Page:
British Columbia Mine Reclamation Symposium

Responses of juvenile rainbow trout and benthic invertebrate communities exposed to effluents from a… Galloway, Brendan J.; Riordan, Barb; Fraikin, Chris F.; Kovats, Zsolt E.; Robinson, Richard D. 2006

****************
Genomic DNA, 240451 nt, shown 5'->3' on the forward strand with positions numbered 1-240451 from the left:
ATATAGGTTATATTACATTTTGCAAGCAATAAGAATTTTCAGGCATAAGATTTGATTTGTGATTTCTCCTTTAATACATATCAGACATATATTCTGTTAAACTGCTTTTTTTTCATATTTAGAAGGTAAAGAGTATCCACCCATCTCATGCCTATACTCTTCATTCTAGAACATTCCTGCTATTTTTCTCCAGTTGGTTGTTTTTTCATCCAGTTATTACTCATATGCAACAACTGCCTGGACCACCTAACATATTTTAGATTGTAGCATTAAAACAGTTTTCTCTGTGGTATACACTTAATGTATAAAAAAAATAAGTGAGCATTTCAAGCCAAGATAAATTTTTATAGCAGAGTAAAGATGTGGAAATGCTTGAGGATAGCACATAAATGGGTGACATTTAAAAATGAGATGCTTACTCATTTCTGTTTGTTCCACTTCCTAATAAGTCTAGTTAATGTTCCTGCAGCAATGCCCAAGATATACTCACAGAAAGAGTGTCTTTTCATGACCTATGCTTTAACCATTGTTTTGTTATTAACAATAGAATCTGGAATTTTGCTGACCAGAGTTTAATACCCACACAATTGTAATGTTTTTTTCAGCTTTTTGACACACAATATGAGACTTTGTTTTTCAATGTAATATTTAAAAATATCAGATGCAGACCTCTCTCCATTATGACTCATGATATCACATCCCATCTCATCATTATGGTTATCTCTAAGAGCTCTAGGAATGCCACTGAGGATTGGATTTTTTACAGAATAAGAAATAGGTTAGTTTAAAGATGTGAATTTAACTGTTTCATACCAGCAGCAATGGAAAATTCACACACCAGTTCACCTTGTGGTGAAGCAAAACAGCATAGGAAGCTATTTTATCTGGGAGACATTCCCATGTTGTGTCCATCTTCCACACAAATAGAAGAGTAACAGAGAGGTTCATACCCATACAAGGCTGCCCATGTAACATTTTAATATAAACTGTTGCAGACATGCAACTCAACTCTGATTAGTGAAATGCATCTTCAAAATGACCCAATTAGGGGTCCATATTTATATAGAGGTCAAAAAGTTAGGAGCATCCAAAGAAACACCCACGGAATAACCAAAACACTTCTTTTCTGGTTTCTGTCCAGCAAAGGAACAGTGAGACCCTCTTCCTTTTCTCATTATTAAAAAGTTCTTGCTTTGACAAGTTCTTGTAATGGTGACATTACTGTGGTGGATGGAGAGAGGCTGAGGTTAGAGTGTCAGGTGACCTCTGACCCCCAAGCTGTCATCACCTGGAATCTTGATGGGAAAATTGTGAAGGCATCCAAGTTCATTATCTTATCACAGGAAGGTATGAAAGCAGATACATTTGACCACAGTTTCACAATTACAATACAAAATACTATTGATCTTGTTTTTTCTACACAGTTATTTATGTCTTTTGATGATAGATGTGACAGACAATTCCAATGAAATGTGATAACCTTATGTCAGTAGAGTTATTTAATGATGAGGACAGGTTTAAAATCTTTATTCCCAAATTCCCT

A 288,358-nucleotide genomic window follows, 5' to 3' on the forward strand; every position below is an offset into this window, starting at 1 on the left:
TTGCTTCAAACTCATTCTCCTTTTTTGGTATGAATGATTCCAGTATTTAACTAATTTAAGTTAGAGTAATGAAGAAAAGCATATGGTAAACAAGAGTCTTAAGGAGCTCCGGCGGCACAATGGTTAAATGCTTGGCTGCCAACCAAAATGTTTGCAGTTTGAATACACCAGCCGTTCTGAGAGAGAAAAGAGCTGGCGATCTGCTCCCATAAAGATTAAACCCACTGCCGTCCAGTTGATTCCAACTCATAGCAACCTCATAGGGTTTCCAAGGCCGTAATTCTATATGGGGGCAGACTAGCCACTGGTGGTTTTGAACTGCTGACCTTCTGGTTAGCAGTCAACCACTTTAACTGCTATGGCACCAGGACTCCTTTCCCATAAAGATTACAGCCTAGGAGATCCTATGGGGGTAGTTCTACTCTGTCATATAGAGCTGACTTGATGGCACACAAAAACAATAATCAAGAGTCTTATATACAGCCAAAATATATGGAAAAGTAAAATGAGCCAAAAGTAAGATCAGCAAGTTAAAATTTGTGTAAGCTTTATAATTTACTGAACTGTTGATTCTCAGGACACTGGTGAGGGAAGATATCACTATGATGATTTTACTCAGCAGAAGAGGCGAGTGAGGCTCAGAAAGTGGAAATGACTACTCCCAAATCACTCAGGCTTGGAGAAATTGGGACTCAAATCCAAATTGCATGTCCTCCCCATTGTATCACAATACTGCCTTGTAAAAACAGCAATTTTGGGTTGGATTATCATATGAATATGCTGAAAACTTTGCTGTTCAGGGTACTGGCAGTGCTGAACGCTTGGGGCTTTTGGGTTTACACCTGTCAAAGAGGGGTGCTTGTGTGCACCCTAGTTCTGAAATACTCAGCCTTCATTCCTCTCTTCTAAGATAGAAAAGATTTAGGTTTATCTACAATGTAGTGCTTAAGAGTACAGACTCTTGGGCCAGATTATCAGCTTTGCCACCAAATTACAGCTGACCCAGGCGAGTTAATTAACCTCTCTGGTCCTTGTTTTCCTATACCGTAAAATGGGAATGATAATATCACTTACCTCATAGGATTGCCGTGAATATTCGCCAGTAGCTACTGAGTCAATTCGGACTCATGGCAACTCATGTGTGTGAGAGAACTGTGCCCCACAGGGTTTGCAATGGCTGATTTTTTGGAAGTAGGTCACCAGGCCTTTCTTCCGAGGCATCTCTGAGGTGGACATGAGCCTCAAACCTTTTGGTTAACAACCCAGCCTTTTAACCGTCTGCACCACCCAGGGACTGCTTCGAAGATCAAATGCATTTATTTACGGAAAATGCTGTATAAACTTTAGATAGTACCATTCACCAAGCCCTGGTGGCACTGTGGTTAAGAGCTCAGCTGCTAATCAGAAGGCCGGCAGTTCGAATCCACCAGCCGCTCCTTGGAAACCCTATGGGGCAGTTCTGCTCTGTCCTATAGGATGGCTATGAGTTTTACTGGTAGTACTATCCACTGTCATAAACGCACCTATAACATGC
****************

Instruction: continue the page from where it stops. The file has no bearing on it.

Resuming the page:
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RESPONSES OF JUVENILE RAINBOW TROUT AND BENTHIC INVERTEBRATE COMMUNITIES EXPOSED TO EFFLUENTS FROM A MOLYBDENUM MINE IN CENTRAL BRITISH COLUMBIA. Brendan J. Galloway, Ph.D.1 Barb Riordan2 Chris F. Fraikin, M.Sc.1 Zsolt E. Kovats, M.Sc.1 Richard D. Robinson, Ph.D.1 1  Golder Associates Ltd. 1000, 940-6th Avenue S.W. Calgary, AB, T2P 3T1 2  Endako Mines Thompson Creek Mining Ltd. Bag 4001, Fraser Lake, B.C., V0J 1S0 ABSTRACT As part of the Metal Mining Effluent Regulations (MMER) under the Fisheries Act, mines are required to conduct a tiered Environmental Effects Monitoring (EEM) program. The objective of the EEM program is to evaluate the effects of mine effluent on fish, fish habitat (i.e., benthic invertebrates), and use of the fisheries resource. Endako Mine is an open-pit molybdenum mine located on the Nechako Plateau in central British Columbia, about 160 km northwest of Prince George. For Endako’s Cycle One EEM program, a non-lethal survey of juvenile rainbow trout was conducted to assess the potential impacts of mine effluents discharged into lower Sweetnam Creek (exposure area) on fish survival, condition, growth, and reproduction relative to fish collected from a reference area (Allin Creek). Benthic invertebrate communities were sampled in the exposure area (lower Sweetnam Creek) and compared to benthic invertebrate communities sampled in two reference areas; Allin Creek and North Un-named Creek (a naturally metal-rich area). Results of the non-lethal fish survey and benthic invertebrate survey will be discussed as well as challenges associated with designing and conducting environmental monitoring programs for existing and future mining operations in this area of British Columbia. INTRODUCTION As part of the Metal Mining Effluent Regulations (MMER) under the Fisheries Act, metal mines are required to conduct a tiered Environmental Effects Monitoring (EEM) program. The objective of the EEM program is to evaluate effluent toxicity and potential effects of mine effluent discharged into the receiving environment on fish, benthic invertebrates, and use of the fisheries resource (Environment Canada 2002). The standard EEM adult fish survey involves lethal sampling a minimum of 20 sexually mature males and 20 sexually mature females of two fish species for the required measurements of age, length, weight, liver weight, gonad weight, fecundity, and egg size (Environment Canada 2002). These parameters are used to provide estimates of survival (age and/or length frequency distributions), energy use (growth and reproductive effort), and energy storage (condition and liver size), which can be used to establish the health of the fish populations (Munkittrick et al. 2000; Environment Canada 2002).  Metal mines, however, often discharge wastewater effluents into small headwater streams that typically have few fish species and low abundances of fish, and repeated lethal sampling for a monitoring program could pose a serious threat to local populations. As an alternative, non-lethal sampling methods were developed for use in the EEM program (Gray et al., 2002; Environment Canada 2002). The non-lethal sampling program requires the collection of a minimum of 100 individuals of the same species from the exposure area and at least one reference area (Gray et al., 2002; Environment Canada 2002). Measurement endpoints include: survival (e.g., length-frequency distribution), growth (e.g., length and weight of young-of-the year and older [1+] fish), condition, and reproduction (e.g., relative abundance of YOY) (Gray et al., 2002; Environment Canada 2002). Using non-lethal sampling methods, the objectives of this study were to assess the potential effects of effluents discharged from a molybdenum mine on the survival, condition, growth, and reproductive performance of juvenile rainbow trout (Onchorhynchus mykiss). The potential effects of effluents from the molybdenum mine on local benthic invertebrate communities were also assessed. MATERIALS AND METHODS Mine Characteristics Endako Mine is an open-pit molybdenum mine located on the Nechako Plateau in central British Columbia, approximately 160 kilometers northwest of Prince George and approximately 25 km west of the town of Fraser Lake. It is Canada’s largest capacity molybdenum mine, and the only one producing molybdenum, a metal of strategic importance, as its primary product. Current production is on the order of approximately 30,000 tonnes per day (Endako Mines 2003). The processes at the mine include the removal of ore and waste rock from the host deposit and milling (i.e., processing of ore to produce a metal concentrate). Briefly, electric shovels load the rock onto haul trucks, which haul the ore to an in-pit crusher. The crushed ore is then transported by conveyor belt to the mill. Six basic operations take place within the mill areas: crushing (primary and secondary); grinding; flotation; leaching; roasting; and product packaging. Final mill product consists of powdered concentrate in the molybdic oxide form. Some purified molybdenum sulphide is also produced in a small plant outside the mill. The product is known by the trade name of “UltraPure”. The tailings (which primarily consist of particles similar in size to coarse sand) and the mill process water are discharged to the tailings ponds through a pipeline network. Fish and Benthic Invertebrate Collections Juvenile rainbow trout and benthic invertebrates were collected during the same period, September 25 to October 1, 2005. Using a backpack electrofisher (Smith-Root Model 12B), we attempted to collected a minimum of 100 juvenile rainbow trout from lower Sweetnam Creek (LSC; exposure area) and Allin Creek (AC; reference area). Fork length and fresh weights of juvenile rainbow trout were recorded for all captured target fish. Catch-per-unit-effort (CPUE) was calculated to estimate relative abundance between sampling areas.  Benthic invertebrate communities were sampled from riffle areas within three sites: lower Sweetnam Creek (exposure area); Allin Creek (reference area); and, northwest tributary to North Un-named Creek (NW Trib; a naturally metal-rich reference area). Each sampling area contained five replicate stations (i.e., riffles) and five sub-samples from each station were collected using a surber sampler, sieved (250 µm mesh), preserved in 10% buffered formalin and sent to a qualified taxonomist for enumeration and identification. Statistical Analyses Length frequency distributions of juvenile rainbow trout (2-mm size classes) were compared between areas using the two-sample Kolmogorov-Smirnov test. This is a non-parametric, distribution free test that assesses the similarity of two cumulative distribution functions of two datasets (Sokal and Rohlf 1995). Log10-transformed lengths and weights of juvenile rainbow trout were compared using ANOVA. Analysis of covariance (ANCOVA) was used to assess site differences in the relationship between weight and length (condition factor). Site differences in benthic invertebrate community end-points were assessed using ANOVA. All data analyses were done using SYSTAT 11. Alpha and beta were set equal to 0.10 (Environment Canada 2002). PRELIMINARY RESULTS AND DISCUSSION Water Quality and Physical Habitat Characteristics Overall, most of the water quality parameters in all three Creeks were below guideline requirements. Field measurements showed specific conductance was similar in LSC and the NW Trib and elevated relative to AC; water temperature in LSC was higher relative to the reference sites; turbidity was about three times higher in AC than in LSC and the NW Trib, which may be indicative of agricultural inputs (i.e., cow manure) in the middle section of the creek. Interestingly, total phosphorus levels were elevated in AC relative to the other sites and equal to the CCME freshwater guideline value of 0.05 mg/L. As expected, water quality in lower Sweetnam Creek (exposure area) was most similar to the NW Trib (metal-rich reference area) and there were pronounced differences in the physical habitat of the three creeks (see Table 2). Most notably, wetted width of AC was more than four times greater than LSC and the NW Trib and mean current velocities in LSC and the NW Trib were higher than AC, about 2 to 3 fold, respectively (Table 2).  Table 1. Water quality characteristics of Allin Creek (reference area), northwest tributary of North Unnamed Creek (NW Trib, metal-rich reference area), and lower Sweetnam Creek (exposure area) during the fall 2005. Parameter  Units  CCME Freshwater Guidelines  MMER Requirements  Allin Creek  Lower Sweetnam Creek  NW Trib  6.5-9.0  6.5-9.0  n/a  n/a  n/a  µS/cm  128  1306  °C  5.1  6.0  5.4  Dissolved Oxygen  mg/L  10.7  11.9  10.3  Turbidity  NTU  1.7  0.3  0.3  Field Measured pH Specific Conductance Temperature  8  1703  Conventional Parameters Conductance  µS/cm  130  1376  Dissolved Organic Carbon  mg/L  7  9.2  5.7  Hardness  mg/L  64  607  885  6.8  6.8  7.9  68.3  70.0  191  0.0007  < 0.0012  0.003 1397  pH  6.5-9.0  6.5-9.0  1647  Total Alkalinity  mg/L  Total Cyanide  mg/L  Total Dissolved Solids  mg/L  71  1094  Total Organic Carbon  mg/L  7  10  6  Total Suspended Solids  mg/L  <3  0.8  <3  0.005  25  2  30  Major Ions Bicarbonate  mg/L  84  86  234  Calcium  mg/L  17  187  284  Carbonate  mg/L  <5  <5  <5  Chloride  mg/L  0.6  15  21  Fluoride  mg/L  < 0.1  0.22  0.2  Magnesium  mg/L  5  34  43  Potassium  mg/L  1  12  14  Sodium  mg/L  4  96  78  Sulphate  mg/L  2  707  844  Nitrate + Nitrite  mg/L  < 0.05  0.3  < 0.05  Nitrate  mg/L  13  < 0.05  0.3  < 0.05  Nitrite  mg/L  0.06  < 0.05  < 0.05  < 0.05  Nitrogen - ammonia  mg/L  1.37-2.20  < 0.05  < 0.03  < 0.05  Phosphorus - total  mg/L  0.05  0.05  < 0.02  < 0.02  Nutrients  Oxygen Demand Biochemical Oxygen Demand  mg/L  <2  <2  <2  Chemical Oxygen Demand  mg/L  20  30  20  < 0.002  < 0.005  0.06  0.036  0.05  0.0006  0.0005  0.0002  0.001  < 0.0004  Radionucleides Radium 226  Bq/L  1.11  < 0.005  Metals (Total) Aluminum (Al)  mg/L  Antimony (Sb)  mg/L  Arsenic (As)  mg/L  Barium (Ba)  mg/L  0.02  0.02  Beryllium (Be)  mg/L  < 0.001  < 0.001  < 0.001  Boron (B)  mg/L  < 0.05  < 0.05  < 0.05  Cadmium (Cd)  mg/L  0.000017  < 0.0002  0.01  0.002  Chromium (Cr)  mg/L  0.001/0.0089  < 0.005  < 0.005  < 0.005  Cobalt (Co)  mg/L  < 0.002  < 0.002  < 0.002  Copper (Cu)  mg/L  0.002-0.004  < 0.001  0.002  0.002  Iron (Fe)  mg/L  0.3  0.59  0.10  0.05  Lead (Pb)  mg/L  0.001-0.007  < 0.0001  0.00008  Lithium (Li)  mg/L  < 0.01  0.03  Magnesium (Mg)  mg/L  5  32  Manganese (Mn)  mg/L  0.01  0.05  Mercury (Hg)  mg/L  0.0001  < 0.0002  < 0.0002  Molybdenum (Mo)  mg/L  0.073  < 0.005  6.0  Nickel (Ni)  mg/L  0.025-0.150  < 0.002  < 0.002  Potassium (K)  mg/L  1  11  Selenium (Se)  mg/L  0.001  0.0006  < 0.0001  Silver (Ag)  mg/L  0.0001  < 6.66667E05 < 0.0004  < 0.0002  < 0.0004  Sodium (Na)  mg/L  4  88  Thallium (Tl)  mg/L  < 0.0001  < 0.0001  Tin (Sn)  mg/L  < 0.05  < 0.05  < 0.05  Titanium (Ti)  mg/L  0.005  0.003  0.003  Vanadium (V)  mg/L  0.001  < 0.001  < 0.001  Zinc (Zn)  mg/L  < 0.001  < 0.004  < 0.004  0.005-0.10  0.005  1  0.6  0.4  1  0.0008  0.03  1  < 0.0004 0.04  < 0.0001 0.01 41 0.03 < 0.0002 1.6 < 0.002 12  72 < 0.0001  Table 2. Physical habitat characteristics of Allin Creek (AC, reference area), northwest tributary of North Un-named Creek (NW Trib, metal-rich reference area), and lower Sweetnam Creek (LSC, exposure area), and during the fall 2005. Values are mean ± 1 SD.  Station Physical Features Wetted channel width Mean depth Mean current velocity Substratum Sand/silt/clay (<2 mm) Gravel (2-64 mm) Cobble (64-256 mm ) Boulder (>256 mm)  AC  NW Trib  LSC  m m m/s  8.5 ± 3.2 0.15 ± 0.03 0.26 ± 0.05  1.7 ± 1.0 0.16 ± 0.04 0.51 ± 0.12  2.0 ± 0.8 0.17 ± 0.02 0.70 ± 0.12  % % % %  6±2 30 ± 7 59 ± 4 5±6  12 ± 7 45 ± 9 43 ± 13 0±0  16 ± 12 50 ± 30 33 ± 31 0±0  Units  Population Distributions Length-frequency analysis was used to determine whether there was an effect on the survival of fish between lower Sweetnam Creek (exposure area) and Allin Creek (reference area). The length-frequency data were plotted for 395 fish from the exposure area compared to 177 fish from the reference area (Figure 1). Alpha-values for the K-S test were set at 0.10 to be consistent with other hypothesis-testing. Results from the K-S test indicate there was a significant difference in the population distributions between the two areas (p<0.0005) and is likely due to the higher proportion of YOY in the exposure area (LSC, see Figures 1, 2).  1  0.9 LSC AC  Cumulative Relative Frequency (%)  0.8  0.7  0.6  0.5  0.4  0.3  0.2  0.1  0 38 44 50 56 62 68 74 80 86 92 98 104 110 116 122 128 134 140 146 152 158 164 170 176 182 188 194 200 206 Fork length (mm)  Figure 1. Cumulative length frequency distributions for juvenile rainbow trout collected from the exposure area, lower Sweetnam Creek (LSC; solid black diamonds) and the reference area, Allin Creek (AC; open circles). 0.1  LSC Allin Creek  YOY  0.09  0.08  Relative Frequency (%)  0.07  0.06  0.05  0.04  0.03  0.02  0.01  0 38  46  54  62  70  78  86  94 102 110 118 126 134 142 150 158 166 174 182 190 198 206  Fork length (mm)  Figure 2. Length-frequency distributions for juvenile rainbow trout collected from the exposure area, lower Sweetnam Creek (LSC; dotted line) and the reference area, Allin Creek (AC; solid line).  Growth Young-of-the-year rainbow trout from LSC were significantly longer (p<0.0005) and heavier (p<0.0005) relative to fish from AC (Table 3). Similarly, older (1+) rainbow trout from LSC were significantly longer (p=0.058) and heavier (p=0.030) when compared to fish from Allin Creek (Table 3). Taken together, fish in LSC (the exposure area) exhibited increased growth relative to fish from the reference area (AC). Increased growth is a common response in fish collected downstream of some wastewater effluent discharges. A national assessment of data collected for the pulp and paper EEM program showed increased fish growth was a predominant response observed across the country and is likely due to a combination of increased food abundance and water temperature (Environment Canada 2003). Interestingly, benthic invertebrate density was higher in the exposure area (lower Sweetnam Creek) than in the reference areas (see Figure 5A). Water temperature recorders were placed in the exposure and reference areas, but they have not been retrieved yet. Reduced ice-cover in lower Sweetnam Creek suggests water temperatures are higher in the exposure area. Table 3. Characteristics of juvenile rainbow trout collected from the exposure area, lower Sweetnam Creek (LSC) and the reference area, Allin Creek (AC) during the fall, 2005. Age Class  Site  YOY  LSC AC  Maximum size of YOY (mm) 85 81  Older fish  LSC AC  n/a n/a  % of sample  Mean length (± SE, N) (mm)  Mean weight (± SE, N) (g)  83 62  61 ± 0.5 (327) A 57 ± 0.7 (109) B  2.9 ± 0.08 (327) A 2.3 ± 0.08 (109) B  122 ± 3 (68) A 114 ± 3 (68) B  23 ± 2 (68) A 19 ± 2 (68) B  Reproduction Reproductive performance is estimated from the proportion of the population that is represented by YOY individuals. Results indicate reproduction and survival of young trout was not adversely affected in the exposure area, since the relative proportion of YOY was greater in LSC than in AC (Table 3). Catch-perunit-effort (CPUE) data provided additional evidence that reproduction was not adversely affected in the exposure area. In fact, about 3 times more fish were captured for every 1000 seconds of backpack electrofishing in LSC than AC (Figure 3).  CPUE (# of fish/ 1000 sec)  50  45.5  45  LSC AC  40 35 30 25 20  16.7  15 10 5 0 1 Site  Figure 3. Catch-per-unit-effort (CPUE) for juvenile rainbow trout collected from the exposure area, lower Sweetnam Creek (LSC) and reference area, Allin Creek (AC) during the fall 2005. Energy Storage Condition factor is used within the EEM program, along with relative liver size, to give an indication of energy storage. Since liver size cannot be measured non-lethally, only condition can be used as an estimate of energy storage for fish that are live-released. While condition factor serves as a summary estimate, statistical comparisons must be made as an ANCOVA of fork length versus total body weight by site. There were no statistically significant site differences in the condition of juvenile rainbow trout (p=0.24; Figure 4). 1000 LSC Allin  Body weight (g)  100  10  1  0 10  100  1000  Fork Length (mm)  Figure 4. Condition (log10 fork length versus log10 body weight) for all of the juvenile rainbow trout collected in the fall 2005 from the exposure area, lower Sweetnam Creek (LSC) and reference area, Allin Creek (AC).  Benthic Invertebrate Community Total benthic invertebrate density was significantly greater in lower Sweetnam Creek (LSC; exposure area) compared to Allin Creek (AC) (p=0.032) and the northwest tributary to North Un-named Creek (NW Trib; a naturally metal-rich reference area) (p=0.021) (Figure 5A). It is important to note that total density was similar (p=0.126) between LSC and the NW Trib when an outlier in the NW Trib dataset was included in the analyses. Richness and Simpson’s Diversity Index at LSC were similar compared to the metal-rich reference area (p=0.81 and p=0.35, respectively), but were significantly reduced when compared to AC (p<0.001 and p=0.033, respectively) (Figures 5B, 5C). Bray-Curtis similarity indices indicated invertebrate taxonomic composition at LSC was significantly different when compared to AC (p=0.039) and NW Trib (p<0.001) (Figure 5D). There were obvious differences in community composition among areas, even at the level of major invertebrate groups (Figure 6).  b a a  Mean (±1 SE) Index Value  AC  1.0 0.9  A  NW Trib  Richness 50 45 40 35 30 25 20 15 10 5 0  LSC  a  NW Trib  Simpson's Diversity Index b  a  a  0.8 0.7 0.6 0.5 0.4 0.3 0.2 0.1 0.0  C  0.9  B  b  AC  Mean (±1 SE) Index Value  Mean (±1 SE) Number/m  2  Total Density 20,000 18,000 16,000 14,000 12,000 10,000 8,000 6,000 4,000 2,000 0  Mean (±1 SE) Number of Taxa  The differences in community structure among areas were likely due to habitat differences, rather than exposure to mine effluent. The direction of the difference in density among areas was inconsistent with an adverse effect on the benthic community in LSC. Richness and diversity in LSC were not significantly different from one of the reference areas (NW Trib). In addition, the difference in BCI between the two reference areas was larger than the difference between LSC and NW Trib. There were habitat differences among areas that were sufficiently large to account for the at least some of the significant differences among areas. For example, Allin Creek is a larger stream than lower Sweetnam Creek and North Unnamed Creek, and the variation in current velocity among areas was relatively large.  a  LSC  Bray-Curtis Distance a  c  0.8  D  0.7 0.6 0.5 0.4 0.3  b  0.2 0.1 0.0  AC  NW Trib  LSC  AC  NW Trib  LSC  Figure 5. Comparison of invertebrate community end-points (Total density [A], Richness [B], Simpson’s Diversity Index [C], Bray-Curtis Distance [D]) of benthic invertebrates collected during the fall 2005 from Allin Creek (AC), northwest tributary to North Un-named Creek (a naturally metal-rich reference area, NW Trib), and lower Sweetnam Creek (LSC). Different letters indicate a difference between the exposure area and each reference area.  Community Composition 100% 90%  % of Total Density  80% 70% 60% 50% 40% 30% 20% 10% 0%  AC  NW Trib  LSC  Plecoptera  Chironomidae  Coleoptera  Oligochaeta  other Diptera  Ostracoda  Ephemeroptera  other  Figure 6. Benthic invertebrate community composition in Allin Creek (AC), northwest tributary to North Un-named Creek (a naturally metal-rich reference area, NW Trib), and lower Sweetnam Creek (LSC) during the fall 2005. PRELIMARY CONCLUSIONS •  • • •  •  •  Trout collected from the exposure area (lower Sweetnam Creek) exhibited increased growth relative to fish collected from the reference site, Allin Creek. The differences were likely due to increased food abundance (i.e., benthic invertebrates) in the exposure area. Increased water temperatures probably play a role, but this will need to be confirmed. Reproduction and survival were not adversely affected in rainbow trout collected from the exposure area. The condition or “well-being” of juvenile rainbow trout is similar in the exposure and reference areas. Lower Sweetnam Creek had more YOY and fewer older age/size classes than Allin Creek, which is likely due to habitat differences. Mean wetted channel width of Allin Creek is 8.5 m where as mean wetted channel width of LSC is 2 m. Due to limited habitat and faster growth of fish in the exposure area, it is likely that older/larger trout from the exposure area move into the Francois Lake to continue to grow. This would need to be confirmed through additional studies. Benthic invertebrate community end-points (total density, richness, Simpson’s Diversity Index) in the exposure area were similar to the metal-rich reference area, but not Allin Creek, suggesting differences were likely due to habitat differences, rather than exposure to mine effluent. Bray-Curtis similarity indices indicated differences in community composition among areas, which were likely due to habitat differences, not exposure to mine effluent. Multivariate analyses will be done in an attempt to further characterize these differences and evaluate their potential causes.  •  •  There are several challenges associated with designing and conducting environmental monitoring programs for existing and future mining operations in this area of British Columbia. Many creeks are ephemeral or have intermittent flows making it difficult to select suitable reference sites. Reconnaissance surveys are often required, since most small creeks have never been surveyed and baseline data required to define the system is not available, such as: geology, hydrogeology, industrial developments, physical structure, water chemistry, and resident biota. Selecting a suitable sentinel fish species is a key component of many monitoring programs. The key to selecting a suitable species is to understand the characteristics of the study site, determine what species and life-stage are available, and then decide on a scientific basis what makes most sense to examine. Overall, effluent from the Endako molybdenum mine discharged into lower Sweetnam Creek is not causing adverse effects on the survival, condition, growth, or reproductive performance of resident rainbow trout or benthic invertebrate communities.  REFERENCES Endako Mines. 2003. http://www.endakomines.com/ Environment Canada. 2002. Metal mining guidance document for aquatic environmental effects monitoring. EEM/2002. June 2002. Environment Canada. 2003. National assessment of pulp and paper environmental effects monitoring data: a report synopsis. National Water Research Institute, Burlington, Ontario. NWRI Scientific Assessment Report Series No. 2. 28p. Gray, M.A., Curry, R.A., and Munkittrick, K.R. 2002. Non-lethal sampling methods for assessing environmental impacts using a small-bodied sentinel fish species. Water Quality Res J Can 37: 195-211. Munkittrick, K.R., McMaster, M.E., Van Der Kraak, G., Portt, C., Gibbons, W.N., Farwell, A., and Gray, M. 2000. Development of methods for effects-driven cumulative effects assessment using fish populations: Moose River Project. SETAC Press, Pensacola, FL, USA. Sokal, R.R., and Rohlf F.J. 1995. Biometry: the principles and practice of statistics in biological research. WH Freeman & Company, New York.